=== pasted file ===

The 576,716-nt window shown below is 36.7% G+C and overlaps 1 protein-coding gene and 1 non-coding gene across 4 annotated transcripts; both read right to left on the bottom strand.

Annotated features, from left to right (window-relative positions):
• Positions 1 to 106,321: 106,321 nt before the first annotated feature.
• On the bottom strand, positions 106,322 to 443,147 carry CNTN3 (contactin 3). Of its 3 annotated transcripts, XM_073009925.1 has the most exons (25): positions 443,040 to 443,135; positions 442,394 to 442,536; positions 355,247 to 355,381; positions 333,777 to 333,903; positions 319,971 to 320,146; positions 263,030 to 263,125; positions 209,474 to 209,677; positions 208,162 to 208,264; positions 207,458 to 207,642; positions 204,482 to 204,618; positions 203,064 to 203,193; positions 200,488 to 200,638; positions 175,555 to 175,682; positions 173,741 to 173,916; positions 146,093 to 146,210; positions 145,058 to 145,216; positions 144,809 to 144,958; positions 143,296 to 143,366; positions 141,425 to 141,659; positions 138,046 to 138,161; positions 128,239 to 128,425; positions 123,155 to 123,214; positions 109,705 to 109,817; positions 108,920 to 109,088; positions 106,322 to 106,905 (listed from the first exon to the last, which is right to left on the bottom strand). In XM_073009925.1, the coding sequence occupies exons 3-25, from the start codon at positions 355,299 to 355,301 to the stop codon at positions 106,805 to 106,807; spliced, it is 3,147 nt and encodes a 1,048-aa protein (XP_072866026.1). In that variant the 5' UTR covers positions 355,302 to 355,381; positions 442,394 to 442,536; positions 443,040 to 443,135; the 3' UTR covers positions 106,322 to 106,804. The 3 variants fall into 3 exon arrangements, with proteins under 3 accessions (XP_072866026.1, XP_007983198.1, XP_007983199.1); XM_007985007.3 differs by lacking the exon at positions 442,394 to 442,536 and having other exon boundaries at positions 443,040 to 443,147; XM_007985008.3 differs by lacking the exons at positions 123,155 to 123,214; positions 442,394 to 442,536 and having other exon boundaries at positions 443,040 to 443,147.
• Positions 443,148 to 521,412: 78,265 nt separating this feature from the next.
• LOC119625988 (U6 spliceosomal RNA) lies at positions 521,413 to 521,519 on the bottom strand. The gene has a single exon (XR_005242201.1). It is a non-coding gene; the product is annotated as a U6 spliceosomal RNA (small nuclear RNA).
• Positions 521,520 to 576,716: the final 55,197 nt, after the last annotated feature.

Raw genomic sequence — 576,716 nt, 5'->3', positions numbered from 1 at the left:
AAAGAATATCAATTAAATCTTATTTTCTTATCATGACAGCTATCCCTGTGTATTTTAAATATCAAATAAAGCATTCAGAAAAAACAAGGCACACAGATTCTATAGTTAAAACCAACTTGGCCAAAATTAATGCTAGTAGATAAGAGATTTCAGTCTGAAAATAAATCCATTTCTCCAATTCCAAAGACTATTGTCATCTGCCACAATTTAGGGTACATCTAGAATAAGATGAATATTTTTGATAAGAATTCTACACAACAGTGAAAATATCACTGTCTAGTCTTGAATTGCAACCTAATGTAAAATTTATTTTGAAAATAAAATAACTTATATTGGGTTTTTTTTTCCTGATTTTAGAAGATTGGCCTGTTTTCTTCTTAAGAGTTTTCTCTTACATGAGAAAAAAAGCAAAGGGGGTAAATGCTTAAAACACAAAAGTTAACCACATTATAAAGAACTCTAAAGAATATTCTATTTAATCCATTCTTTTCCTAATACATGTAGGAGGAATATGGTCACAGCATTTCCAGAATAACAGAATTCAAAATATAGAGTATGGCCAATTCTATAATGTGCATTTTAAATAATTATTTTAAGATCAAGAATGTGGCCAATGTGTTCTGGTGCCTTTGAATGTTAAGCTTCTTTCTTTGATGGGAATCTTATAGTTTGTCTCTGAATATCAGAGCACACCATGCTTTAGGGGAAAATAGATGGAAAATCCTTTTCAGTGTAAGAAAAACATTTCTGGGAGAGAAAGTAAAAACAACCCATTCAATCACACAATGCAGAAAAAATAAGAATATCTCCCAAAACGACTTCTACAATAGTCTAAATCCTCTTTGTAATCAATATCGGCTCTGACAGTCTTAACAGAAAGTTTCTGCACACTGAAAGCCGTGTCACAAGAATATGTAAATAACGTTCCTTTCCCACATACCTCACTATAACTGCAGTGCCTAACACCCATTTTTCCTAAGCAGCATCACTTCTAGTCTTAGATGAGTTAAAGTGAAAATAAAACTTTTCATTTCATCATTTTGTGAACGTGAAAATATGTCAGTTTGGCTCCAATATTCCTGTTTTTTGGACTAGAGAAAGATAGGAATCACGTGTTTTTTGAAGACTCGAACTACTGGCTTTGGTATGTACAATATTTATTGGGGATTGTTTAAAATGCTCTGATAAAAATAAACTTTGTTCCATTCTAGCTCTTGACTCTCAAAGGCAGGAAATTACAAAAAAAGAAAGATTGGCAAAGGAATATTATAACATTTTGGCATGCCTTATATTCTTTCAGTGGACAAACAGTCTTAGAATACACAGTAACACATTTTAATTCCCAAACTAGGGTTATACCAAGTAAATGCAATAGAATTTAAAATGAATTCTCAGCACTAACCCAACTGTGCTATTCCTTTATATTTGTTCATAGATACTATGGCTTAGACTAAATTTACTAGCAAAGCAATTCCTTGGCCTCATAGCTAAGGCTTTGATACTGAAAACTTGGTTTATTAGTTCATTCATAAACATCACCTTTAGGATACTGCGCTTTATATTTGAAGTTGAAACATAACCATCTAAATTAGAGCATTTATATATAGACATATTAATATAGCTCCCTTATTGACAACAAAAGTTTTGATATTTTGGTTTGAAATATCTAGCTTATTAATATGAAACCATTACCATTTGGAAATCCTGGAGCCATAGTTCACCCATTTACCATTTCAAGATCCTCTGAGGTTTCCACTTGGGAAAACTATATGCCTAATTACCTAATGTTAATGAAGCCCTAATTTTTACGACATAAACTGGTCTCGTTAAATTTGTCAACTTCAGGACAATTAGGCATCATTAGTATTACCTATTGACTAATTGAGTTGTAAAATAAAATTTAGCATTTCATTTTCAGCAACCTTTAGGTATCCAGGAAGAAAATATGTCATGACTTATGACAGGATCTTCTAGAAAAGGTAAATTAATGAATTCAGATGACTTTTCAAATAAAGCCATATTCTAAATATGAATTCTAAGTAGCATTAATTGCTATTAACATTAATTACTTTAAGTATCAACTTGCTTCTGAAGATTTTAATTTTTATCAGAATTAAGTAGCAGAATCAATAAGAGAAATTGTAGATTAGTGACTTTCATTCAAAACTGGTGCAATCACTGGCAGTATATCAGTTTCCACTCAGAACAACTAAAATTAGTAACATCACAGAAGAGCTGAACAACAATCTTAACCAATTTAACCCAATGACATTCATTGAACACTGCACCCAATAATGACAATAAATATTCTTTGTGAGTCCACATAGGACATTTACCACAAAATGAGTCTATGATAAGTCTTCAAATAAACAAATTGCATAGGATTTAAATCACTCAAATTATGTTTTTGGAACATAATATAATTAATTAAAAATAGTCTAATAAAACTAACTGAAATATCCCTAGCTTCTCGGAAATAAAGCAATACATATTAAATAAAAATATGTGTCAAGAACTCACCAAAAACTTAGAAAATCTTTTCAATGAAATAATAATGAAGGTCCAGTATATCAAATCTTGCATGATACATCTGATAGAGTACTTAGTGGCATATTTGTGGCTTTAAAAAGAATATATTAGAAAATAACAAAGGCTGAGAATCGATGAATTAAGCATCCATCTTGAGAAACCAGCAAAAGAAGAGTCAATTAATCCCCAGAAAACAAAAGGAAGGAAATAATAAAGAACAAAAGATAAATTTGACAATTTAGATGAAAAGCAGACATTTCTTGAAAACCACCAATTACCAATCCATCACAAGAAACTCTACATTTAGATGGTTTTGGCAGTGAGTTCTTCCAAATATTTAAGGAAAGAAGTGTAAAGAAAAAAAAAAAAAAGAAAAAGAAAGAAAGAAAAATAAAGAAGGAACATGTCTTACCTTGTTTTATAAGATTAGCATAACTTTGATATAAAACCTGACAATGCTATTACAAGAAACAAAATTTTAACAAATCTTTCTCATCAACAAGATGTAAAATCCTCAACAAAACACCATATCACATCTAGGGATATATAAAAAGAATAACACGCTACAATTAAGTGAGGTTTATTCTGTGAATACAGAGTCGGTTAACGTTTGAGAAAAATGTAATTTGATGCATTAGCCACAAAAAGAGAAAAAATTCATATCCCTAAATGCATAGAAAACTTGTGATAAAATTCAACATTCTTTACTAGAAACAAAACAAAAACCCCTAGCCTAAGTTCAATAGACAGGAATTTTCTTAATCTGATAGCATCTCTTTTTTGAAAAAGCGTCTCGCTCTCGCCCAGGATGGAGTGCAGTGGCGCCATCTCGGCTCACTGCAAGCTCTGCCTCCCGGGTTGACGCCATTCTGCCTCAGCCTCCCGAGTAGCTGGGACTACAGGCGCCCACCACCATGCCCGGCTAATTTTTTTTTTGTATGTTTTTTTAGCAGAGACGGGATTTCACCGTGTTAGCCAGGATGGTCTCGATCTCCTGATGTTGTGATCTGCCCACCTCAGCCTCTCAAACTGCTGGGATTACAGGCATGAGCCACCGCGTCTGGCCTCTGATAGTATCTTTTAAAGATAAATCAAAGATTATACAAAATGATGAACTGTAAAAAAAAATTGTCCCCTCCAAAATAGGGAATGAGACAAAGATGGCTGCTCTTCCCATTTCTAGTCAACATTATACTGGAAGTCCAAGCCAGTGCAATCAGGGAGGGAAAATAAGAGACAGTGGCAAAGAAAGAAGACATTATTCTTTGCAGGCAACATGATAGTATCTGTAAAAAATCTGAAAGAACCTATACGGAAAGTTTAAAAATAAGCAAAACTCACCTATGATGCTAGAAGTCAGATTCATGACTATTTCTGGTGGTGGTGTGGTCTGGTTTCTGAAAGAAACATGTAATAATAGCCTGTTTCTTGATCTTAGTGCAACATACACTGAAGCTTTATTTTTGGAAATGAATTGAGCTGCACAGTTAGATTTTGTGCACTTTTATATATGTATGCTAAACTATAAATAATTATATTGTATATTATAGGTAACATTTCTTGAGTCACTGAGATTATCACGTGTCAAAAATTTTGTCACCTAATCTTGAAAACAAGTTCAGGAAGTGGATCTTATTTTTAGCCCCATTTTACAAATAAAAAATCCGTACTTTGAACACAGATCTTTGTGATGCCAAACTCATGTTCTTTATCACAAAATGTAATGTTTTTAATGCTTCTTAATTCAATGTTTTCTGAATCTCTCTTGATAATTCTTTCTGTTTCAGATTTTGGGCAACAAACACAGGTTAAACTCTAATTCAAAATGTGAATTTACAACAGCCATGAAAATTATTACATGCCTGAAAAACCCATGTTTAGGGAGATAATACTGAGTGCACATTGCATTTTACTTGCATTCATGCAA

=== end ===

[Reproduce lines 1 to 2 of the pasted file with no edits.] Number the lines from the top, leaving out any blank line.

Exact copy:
The 576,716-nt window shown below is 36.7% G+C and overlaps 1 protein-coding gene and 1 non-coding gene across 4 annotated transcripts; both read right to left on the bottom strand.

Annotated features, from left to right (window-relative positions):